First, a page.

Villers-Cotterêts has historically been a centre of literary activity. But the town did not wait for the great writer Alexandre Dumas to be born there to leave its mark on the history of the French language. As early as 1539…, it was already playing a role in the development of the French language.
What was the Ordinance of Villers-Cotterêts?
Ordinance of Villers-Cotterêts © Archives nationales
The Ordinance of Villers-Cotterêts is the oldest law still in force in France: it has survived twelve successive regimes! But what is it exactly?
In August 1539, in the royal Chateau de Villers-Cotterêts, King Francis I signed this ‘general ordinance on justice’. Articles 110 and 111 of this decree stipulated that French should be used in all legal texts in the French kingdom’s administrative services and justice system.
“We now want all rulings and all other procedures [...] to be declared, recorded and given to the relevant parties in the mother tongue of French and not in any other way.”
Use of French therefore supplanted use of Latin, the language of the Church, which was deemed less accessible.
The reason why the Ordinance of Villers-Cotterêts is now so well-known – and interpretation of it remains a subject of debate today between historians and jurists – is because it marked an initial turning point in the rise of the French language.
First, the ruling made the French language a tool wielded by a justice system and body of administrative services in place throughout the entire kingdom of France. This helped it gradually gain ground to the detriment of Occitan and other regional languages.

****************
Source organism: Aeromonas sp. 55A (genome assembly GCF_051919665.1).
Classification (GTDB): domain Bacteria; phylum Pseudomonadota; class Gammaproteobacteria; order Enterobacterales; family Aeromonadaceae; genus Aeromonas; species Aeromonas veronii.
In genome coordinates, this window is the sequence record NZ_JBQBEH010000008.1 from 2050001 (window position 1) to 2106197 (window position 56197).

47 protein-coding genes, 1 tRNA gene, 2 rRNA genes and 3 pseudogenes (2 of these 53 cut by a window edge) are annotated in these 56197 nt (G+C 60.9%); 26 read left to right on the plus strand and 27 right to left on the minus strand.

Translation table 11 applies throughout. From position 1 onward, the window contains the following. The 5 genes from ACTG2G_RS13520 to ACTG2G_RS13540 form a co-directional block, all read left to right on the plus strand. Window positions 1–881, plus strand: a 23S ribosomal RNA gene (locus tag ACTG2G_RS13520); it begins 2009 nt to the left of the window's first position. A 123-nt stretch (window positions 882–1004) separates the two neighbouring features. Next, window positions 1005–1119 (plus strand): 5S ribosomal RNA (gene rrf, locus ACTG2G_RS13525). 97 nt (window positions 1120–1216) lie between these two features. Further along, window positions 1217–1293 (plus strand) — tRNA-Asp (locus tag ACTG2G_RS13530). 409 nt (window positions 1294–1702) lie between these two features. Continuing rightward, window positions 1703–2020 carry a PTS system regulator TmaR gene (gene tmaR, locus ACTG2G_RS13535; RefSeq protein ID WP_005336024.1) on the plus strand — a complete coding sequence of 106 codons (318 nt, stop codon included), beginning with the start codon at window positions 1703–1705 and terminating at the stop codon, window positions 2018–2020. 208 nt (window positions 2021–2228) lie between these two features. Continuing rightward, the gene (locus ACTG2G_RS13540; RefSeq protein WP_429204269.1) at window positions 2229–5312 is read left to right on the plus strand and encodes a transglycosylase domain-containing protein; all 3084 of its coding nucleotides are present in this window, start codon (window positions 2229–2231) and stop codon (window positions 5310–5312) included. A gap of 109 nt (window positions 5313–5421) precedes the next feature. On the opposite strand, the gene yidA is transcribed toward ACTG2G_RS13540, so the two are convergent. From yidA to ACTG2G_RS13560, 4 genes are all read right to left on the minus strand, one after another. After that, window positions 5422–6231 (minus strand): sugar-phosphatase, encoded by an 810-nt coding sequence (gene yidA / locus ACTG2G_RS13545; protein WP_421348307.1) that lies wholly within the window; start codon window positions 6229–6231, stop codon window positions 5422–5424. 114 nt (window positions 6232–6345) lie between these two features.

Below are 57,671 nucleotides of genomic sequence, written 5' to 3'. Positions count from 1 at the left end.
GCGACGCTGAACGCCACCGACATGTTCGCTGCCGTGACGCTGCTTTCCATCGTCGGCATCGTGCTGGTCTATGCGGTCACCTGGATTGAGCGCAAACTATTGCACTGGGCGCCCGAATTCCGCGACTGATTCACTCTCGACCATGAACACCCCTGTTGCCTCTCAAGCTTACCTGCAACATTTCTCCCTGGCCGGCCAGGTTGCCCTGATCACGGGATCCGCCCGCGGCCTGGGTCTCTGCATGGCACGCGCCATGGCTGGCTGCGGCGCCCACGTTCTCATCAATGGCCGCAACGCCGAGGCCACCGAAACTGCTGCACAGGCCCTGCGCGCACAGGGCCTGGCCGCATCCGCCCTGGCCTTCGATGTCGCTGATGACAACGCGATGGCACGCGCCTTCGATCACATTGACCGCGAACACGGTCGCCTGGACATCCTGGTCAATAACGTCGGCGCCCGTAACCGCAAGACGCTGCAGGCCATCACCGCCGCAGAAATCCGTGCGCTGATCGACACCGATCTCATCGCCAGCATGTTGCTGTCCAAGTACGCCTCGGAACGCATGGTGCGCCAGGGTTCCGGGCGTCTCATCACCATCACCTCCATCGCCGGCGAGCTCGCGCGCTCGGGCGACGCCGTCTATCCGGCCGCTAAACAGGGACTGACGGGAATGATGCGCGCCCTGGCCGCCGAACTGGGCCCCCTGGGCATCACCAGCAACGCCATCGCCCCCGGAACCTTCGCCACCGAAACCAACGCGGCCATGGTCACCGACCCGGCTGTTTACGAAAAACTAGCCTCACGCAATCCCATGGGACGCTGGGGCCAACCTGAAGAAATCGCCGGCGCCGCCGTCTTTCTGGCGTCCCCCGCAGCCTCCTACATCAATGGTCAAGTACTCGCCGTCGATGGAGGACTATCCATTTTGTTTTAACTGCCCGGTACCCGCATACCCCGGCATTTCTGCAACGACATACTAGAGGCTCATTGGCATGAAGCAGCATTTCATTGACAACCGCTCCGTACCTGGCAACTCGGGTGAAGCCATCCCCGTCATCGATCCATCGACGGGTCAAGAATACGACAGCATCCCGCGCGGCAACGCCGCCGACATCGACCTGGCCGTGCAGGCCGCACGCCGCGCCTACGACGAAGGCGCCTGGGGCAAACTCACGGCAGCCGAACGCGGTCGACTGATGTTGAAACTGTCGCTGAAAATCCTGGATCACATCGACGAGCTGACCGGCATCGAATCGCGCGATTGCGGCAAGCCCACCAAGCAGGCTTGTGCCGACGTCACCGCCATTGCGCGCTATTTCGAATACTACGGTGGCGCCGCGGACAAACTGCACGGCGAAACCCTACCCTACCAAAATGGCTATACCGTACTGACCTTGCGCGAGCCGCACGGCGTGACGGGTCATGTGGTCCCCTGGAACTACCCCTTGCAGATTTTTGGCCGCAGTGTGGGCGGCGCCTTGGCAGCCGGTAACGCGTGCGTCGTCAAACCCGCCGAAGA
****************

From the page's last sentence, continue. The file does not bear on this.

From the 17th century, French became the language of the aristocracy and the educated in Germany, Poland, Russia and all countries of northern Europe.
And from the 18th century onwards, French was considered the language of diplomacy. All international treaties were written in French from the Treaty of Rastatt (1714) to the Paris Peace Conference in 1919.
Congress of Vienna, Engraving by Jean Godefroy © Gallica BNF
But though the Ordinance of Villers-Cotterêts helped give the kingdom of France political unity in the long term, it only had a limited effect on the everyday language of French people, who were, at that time, still using regional languages: Breton, Norman, Occitan, Gascon and others.
It was only from the French Revolution onwards, but especially from the Third French Republic and the Jules Ferry laws that the French language spread and was used widely throughout France, until its status as the country’s official language was written in the French Constitution of 1992.
From the signing of the Ordinance of Villers-Cotterêts to the creation of the Cité internationale de la langue française, Villers-Cotterêts has continued to be a symbol the French language.